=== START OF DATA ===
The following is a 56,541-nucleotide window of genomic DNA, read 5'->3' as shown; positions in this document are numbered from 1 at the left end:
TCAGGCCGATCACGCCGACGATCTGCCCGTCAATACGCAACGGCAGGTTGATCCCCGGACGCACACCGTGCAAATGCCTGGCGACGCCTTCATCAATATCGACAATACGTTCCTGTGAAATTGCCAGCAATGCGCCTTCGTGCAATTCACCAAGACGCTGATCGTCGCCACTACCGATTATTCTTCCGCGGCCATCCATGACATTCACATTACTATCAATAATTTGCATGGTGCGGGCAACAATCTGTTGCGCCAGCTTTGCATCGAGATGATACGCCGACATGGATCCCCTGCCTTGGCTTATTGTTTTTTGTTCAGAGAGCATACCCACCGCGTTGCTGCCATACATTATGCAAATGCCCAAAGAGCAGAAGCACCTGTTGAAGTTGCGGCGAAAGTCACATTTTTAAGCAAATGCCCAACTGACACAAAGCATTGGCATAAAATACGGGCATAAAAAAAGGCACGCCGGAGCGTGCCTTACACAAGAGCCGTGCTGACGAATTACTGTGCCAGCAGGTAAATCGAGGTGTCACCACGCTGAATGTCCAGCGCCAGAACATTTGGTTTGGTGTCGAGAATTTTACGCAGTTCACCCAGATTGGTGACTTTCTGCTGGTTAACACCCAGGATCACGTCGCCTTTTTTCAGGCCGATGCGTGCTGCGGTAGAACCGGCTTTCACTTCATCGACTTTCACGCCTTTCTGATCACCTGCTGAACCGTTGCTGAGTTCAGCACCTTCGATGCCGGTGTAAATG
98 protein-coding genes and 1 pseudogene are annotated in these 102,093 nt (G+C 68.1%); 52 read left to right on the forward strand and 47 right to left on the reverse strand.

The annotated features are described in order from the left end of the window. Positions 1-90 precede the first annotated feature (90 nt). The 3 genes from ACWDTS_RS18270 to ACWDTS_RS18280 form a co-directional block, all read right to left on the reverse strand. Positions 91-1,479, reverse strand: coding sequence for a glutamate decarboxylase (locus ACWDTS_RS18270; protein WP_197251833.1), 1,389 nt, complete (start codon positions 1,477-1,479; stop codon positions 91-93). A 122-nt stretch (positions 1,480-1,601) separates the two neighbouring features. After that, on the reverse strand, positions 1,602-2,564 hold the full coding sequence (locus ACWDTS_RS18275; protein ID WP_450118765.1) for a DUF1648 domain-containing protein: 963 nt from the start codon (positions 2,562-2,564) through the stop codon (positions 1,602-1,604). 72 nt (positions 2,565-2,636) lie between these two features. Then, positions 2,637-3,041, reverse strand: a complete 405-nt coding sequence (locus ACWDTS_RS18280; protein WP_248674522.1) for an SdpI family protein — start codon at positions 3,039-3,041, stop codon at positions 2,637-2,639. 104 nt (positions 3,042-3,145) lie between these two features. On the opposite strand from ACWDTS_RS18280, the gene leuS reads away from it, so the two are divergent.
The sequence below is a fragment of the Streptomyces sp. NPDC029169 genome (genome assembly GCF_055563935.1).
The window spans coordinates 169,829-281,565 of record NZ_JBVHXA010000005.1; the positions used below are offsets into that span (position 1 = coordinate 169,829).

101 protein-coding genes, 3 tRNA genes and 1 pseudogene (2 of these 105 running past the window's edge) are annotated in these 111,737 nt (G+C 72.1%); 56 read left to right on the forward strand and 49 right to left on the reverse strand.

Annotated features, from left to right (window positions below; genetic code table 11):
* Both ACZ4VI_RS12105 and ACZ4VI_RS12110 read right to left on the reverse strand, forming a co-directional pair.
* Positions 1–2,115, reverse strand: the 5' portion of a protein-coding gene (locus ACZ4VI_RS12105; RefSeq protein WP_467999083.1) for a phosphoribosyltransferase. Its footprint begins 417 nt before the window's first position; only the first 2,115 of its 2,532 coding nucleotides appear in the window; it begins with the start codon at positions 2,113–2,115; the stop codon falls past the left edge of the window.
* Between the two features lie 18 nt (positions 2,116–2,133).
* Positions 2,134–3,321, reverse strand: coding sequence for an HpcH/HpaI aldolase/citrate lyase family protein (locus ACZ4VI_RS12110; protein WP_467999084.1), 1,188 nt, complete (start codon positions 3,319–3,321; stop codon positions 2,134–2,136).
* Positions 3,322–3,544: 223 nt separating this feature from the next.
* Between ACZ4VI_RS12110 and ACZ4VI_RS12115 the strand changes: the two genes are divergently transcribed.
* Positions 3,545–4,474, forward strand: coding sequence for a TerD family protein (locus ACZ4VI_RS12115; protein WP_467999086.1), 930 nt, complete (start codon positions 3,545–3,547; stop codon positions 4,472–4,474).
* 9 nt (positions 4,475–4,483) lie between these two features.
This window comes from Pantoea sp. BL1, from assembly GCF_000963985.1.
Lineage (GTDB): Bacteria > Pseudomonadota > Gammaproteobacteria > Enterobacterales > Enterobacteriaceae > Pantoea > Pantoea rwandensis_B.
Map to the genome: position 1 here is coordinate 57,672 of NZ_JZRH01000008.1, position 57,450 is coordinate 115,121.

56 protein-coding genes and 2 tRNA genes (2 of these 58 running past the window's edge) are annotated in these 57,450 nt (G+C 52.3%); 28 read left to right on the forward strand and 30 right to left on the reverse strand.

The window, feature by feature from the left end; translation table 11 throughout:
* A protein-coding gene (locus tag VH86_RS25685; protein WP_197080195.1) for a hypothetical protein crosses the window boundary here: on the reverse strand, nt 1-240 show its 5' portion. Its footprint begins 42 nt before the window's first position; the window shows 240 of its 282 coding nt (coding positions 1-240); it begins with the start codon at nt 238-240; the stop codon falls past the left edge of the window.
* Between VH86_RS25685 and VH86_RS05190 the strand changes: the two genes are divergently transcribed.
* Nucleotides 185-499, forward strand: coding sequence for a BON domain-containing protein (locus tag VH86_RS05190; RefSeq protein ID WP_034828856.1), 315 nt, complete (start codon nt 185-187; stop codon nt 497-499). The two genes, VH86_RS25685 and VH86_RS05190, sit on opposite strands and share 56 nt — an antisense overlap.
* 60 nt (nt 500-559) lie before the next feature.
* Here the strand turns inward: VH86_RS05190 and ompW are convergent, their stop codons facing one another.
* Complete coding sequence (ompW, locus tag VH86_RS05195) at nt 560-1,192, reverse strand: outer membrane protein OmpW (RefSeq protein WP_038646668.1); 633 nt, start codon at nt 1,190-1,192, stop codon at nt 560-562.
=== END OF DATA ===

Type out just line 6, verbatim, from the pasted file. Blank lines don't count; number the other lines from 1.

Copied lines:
The window spans coordinates 169,829-281,565 of record NZ_JBVHXA010000005.1; the positions used below are offsets into that span (position 1 = coordinate 169,829).